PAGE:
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Healthcare: Reciprocal Arrangements

Volume 620: debated on Thursday 14 December 2000

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3.16 p.m.

What steps they are taking to ensure that the United Kingdom's reciprocal healthcare arrangements with other countries are in practice fully reciprocal.

My Lords, the arrangements give travellers healthcare on the terms available to the host country's own people. As countries have different healthcare systems, variations in benefits provided are inevitable. Overall, however, the Government believe that the present arrangements provide a reasonable outcome for the people of this country.

My Lords, if it were a truly reciprocal arrangement, surely it is wrong that if we fall ill in France, we have to pay 25 per cent of the costs of treatment whereas if a Frenchman falls ill in England, he receives that treatment totally free of charge? Furthermore, will the Minister confirm that in April of this year, a certain London psychiatric hospital stated that it thought that 20 per cent of its beds were being utilised by foreigners?

My Lords, I know that various allegations have been made over the years. I have yet to see hard conclusive evidence that that is so.

On the substantive point raised by the noble Lord, it is true that, for example, France and Belgium require a personal contribution of respectively 30 and 25 per cent of costs from patients in many cases. But there are also examples of UK citizens receiving more favourable treatment in other EEA countries than they would from the NHS; for example, prescription charges are lower in several countries, and access to dental treatment and physiotherapy is immediate and free in Germany. The EEA countries and those with which we have a bilateral agreement number over 50. To negotiate NHS-type provision for people in those countries and vice versa would be a bureaucratic nightmare. Although in some cases, UK citizens may be disadvantaged, surely the arrangements represent a sensible and reasonable outcome.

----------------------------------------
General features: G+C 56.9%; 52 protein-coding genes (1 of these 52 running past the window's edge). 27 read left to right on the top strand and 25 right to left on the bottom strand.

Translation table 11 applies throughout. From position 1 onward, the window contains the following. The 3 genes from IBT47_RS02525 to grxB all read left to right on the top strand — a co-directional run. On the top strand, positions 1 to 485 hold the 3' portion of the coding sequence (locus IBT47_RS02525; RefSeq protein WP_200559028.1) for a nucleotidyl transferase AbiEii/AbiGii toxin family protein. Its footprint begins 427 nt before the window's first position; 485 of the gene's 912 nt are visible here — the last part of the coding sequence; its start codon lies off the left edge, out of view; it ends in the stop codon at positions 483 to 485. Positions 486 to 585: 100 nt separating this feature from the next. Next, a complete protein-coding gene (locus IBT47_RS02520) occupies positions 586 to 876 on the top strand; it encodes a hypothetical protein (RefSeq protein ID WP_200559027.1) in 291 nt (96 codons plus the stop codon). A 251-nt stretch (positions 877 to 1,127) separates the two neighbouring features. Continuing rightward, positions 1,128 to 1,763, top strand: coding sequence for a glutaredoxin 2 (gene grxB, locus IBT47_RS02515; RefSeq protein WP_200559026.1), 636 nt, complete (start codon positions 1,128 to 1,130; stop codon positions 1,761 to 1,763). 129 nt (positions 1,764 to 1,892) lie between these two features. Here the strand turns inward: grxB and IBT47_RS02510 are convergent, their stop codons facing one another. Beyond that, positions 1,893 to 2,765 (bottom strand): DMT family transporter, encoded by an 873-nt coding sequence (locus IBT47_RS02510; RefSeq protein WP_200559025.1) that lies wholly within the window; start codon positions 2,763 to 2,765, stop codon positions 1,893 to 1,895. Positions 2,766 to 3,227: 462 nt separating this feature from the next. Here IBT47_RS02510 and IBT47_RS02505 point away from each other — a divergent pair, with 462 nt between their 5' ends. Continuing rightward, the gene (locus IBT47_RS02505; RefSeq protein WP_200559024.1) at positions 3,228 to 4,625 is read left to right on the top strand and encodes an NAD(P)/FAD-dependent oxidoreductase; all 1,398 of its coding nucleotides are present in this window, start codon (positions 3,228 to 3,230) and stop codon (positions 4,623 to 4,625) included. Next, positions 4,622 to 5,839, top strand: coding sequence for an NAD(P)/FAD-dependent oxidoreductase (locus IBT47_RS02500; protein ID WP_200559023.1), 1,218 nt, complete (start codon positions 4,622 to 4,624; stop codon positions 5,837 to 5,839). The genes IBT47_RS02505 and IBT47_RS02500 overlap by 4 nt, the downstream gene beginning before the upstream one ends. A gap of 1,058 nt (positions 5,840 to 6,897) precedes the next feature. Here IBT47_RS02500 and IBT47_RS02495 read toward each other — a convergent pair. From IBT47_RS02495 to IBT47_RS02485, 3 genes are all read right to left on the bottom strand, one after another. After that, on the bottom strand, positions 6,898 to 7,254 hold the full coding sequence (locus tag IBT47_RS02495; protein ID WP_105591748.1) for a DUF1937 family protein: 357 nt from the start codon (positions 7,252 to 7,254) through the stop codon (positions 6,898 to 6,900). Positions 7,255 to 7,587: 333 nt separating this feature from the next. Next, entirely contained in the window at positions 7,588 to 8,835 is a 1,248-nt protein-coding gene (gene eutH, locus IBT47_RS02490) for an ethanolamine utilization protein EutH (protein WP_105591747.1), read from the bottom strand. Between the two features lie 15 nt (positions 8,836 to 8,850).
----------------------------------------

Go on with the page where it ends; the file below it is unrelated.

My Lords, is not part of the problem with this issue of so-called "health tourism" that it is possible for a visitor to this country simply to lie when he is asked whether he has lived here for more than certain length of time? Is the Department of Health considering some form of smartcard identification system which could weed out people who were trying to abuse the system?

My Lords, although allegations have been made, hard evidence is very difficult to find. Hospitals are asked to ask all patients whether they are ordinarily resident in the UK. If they are not ordinarily resident, further questions may be asked to determine whether they are liable to be charged for using the NHS.

I accept that the guidance currently issued to the NHS on how to deal with the kind of issues which the noble Earl mentioned may well be in need of updating. That is being done at present. When that work is completed, we shall issue it to the health service. If there are specific problems such as those which the noble Earl mentioned, I hope that we can deal with them. Overall, I believe that the general arrangements that we have in place are very sensible.